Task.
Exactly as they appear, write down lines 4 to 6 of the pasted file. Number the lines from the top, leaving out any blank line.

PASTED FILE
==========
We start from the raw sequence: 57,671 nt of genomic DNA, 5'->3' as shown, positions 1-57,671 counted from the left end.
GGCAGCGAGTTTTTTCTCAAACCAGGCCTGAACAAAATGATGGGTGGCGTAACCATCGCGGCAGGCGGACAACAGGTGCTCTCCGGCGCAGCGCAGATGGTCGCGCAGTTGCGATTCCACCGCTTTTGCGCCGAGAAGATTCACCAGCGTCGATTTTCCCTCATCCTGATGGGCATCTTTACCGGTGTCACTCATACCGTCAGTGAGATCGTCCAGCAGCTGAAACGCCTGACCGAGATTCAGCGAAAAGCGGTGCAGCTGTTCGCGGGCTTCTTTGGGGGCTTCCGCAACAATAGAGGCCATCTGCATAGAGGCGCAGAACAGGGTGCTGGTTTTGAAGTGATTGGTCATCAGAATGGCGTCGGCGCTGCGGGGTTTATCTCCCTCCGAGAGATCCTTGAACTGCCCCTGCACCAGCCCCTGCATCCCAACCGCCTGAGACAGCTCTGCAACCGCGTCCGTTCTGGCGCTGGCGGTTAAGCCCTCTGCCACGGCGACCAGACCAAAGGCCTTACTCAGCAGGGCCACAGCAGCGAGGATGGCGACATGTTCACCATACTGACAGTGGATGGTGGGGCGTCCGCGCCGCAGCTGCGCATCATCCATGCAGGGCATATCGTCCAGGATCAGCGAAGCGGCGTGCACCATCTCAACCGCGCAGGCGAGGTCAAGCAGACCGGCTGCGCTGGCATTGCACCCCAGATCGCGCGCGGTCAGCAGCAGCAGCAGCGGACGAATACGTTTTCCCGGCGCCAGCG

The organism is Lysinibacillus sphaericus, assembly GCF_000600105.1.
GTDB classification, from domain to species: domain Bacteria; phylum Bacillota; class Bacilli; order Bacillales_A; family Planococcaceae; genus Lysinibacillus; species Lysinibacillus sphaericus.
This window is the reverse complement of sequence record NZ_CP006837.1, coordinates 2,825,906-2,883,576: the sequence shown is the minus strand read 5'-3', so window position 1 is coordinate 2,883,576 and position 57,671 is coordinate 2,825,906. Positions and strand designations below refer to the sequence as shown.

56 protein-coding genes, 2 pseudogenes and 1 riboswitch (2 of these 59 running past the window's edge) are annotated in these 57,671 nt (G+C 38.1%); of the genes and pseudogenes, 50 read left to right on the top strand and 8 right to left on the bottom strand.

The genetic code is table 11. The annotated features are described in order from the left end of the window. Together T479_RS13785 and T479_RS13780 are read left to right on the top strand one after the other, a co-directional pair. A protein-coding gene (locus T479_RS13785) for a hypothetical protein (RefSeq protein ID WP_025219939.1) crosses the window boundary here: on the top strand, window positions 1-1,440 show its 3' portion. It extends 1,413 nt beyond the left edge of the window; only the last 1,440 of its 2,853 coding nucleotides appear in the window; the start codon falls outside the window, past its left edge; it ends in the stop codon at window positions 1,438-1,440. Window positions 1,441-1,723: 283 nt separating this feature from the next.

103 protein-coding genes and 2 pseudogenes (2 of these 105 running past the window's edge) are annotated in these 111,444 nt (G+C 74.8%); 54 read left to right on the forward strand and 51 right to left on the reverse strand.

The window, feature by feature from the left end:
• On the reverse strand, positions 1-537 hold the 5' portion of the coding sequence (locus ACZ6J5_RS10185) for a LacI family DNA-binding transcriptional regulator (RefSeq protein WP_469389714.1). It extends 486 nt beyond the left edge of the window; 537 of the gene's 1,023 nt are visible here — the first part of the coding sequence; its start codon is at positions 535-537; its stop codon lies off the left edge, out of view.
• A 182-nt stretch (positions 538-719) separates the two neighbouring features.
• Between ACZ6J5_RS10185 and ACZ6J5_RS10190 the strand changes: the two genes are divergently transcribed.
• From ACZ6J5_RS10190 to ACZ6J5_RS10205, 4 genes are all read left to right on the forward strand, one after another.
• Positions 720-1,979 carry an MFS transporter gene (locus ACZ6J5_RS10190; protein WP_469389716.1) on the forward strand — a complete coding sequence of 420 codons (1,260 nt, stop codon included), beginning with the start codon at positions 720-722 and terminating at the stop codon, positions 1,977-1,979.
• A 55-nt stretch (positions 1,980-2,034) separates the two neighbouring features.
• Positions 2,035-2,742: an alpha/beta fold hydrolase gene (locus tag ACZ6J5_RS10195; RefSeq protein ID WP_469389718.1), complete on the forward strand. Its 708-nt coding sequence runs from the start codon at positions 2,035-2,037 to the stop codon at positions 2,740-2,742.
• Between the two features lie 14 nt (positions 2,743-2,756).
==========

GTDB classification, from domain to species: domain Bacteria; phylum Bacillota; class Bacilli; order Bacillales_A; family Planococcaceae; genus Lysinibacillus; species Lysinibacillus sphaericus.
This window is the reverse complement of sequence record NZ_CP006837.1, coordinates 2,825,906-2,883,576: the sequence shown is the minus strand read 5'-3', so window position 1 is coordinate 2,883,576 and position 57,671 is coordinate 2,825,906. Positions and strand designations below refer to the sequence as shown.

56 protein-coding genes, 2 pseudogenes and 1 riboswitch (2 of these 59 running past the window's edge) are annotated in these 57,671 nt (G+C 38.1%); of the genes and pseudogenes, 50 read left to right on the top strand and 8 right to left on the bottom strand.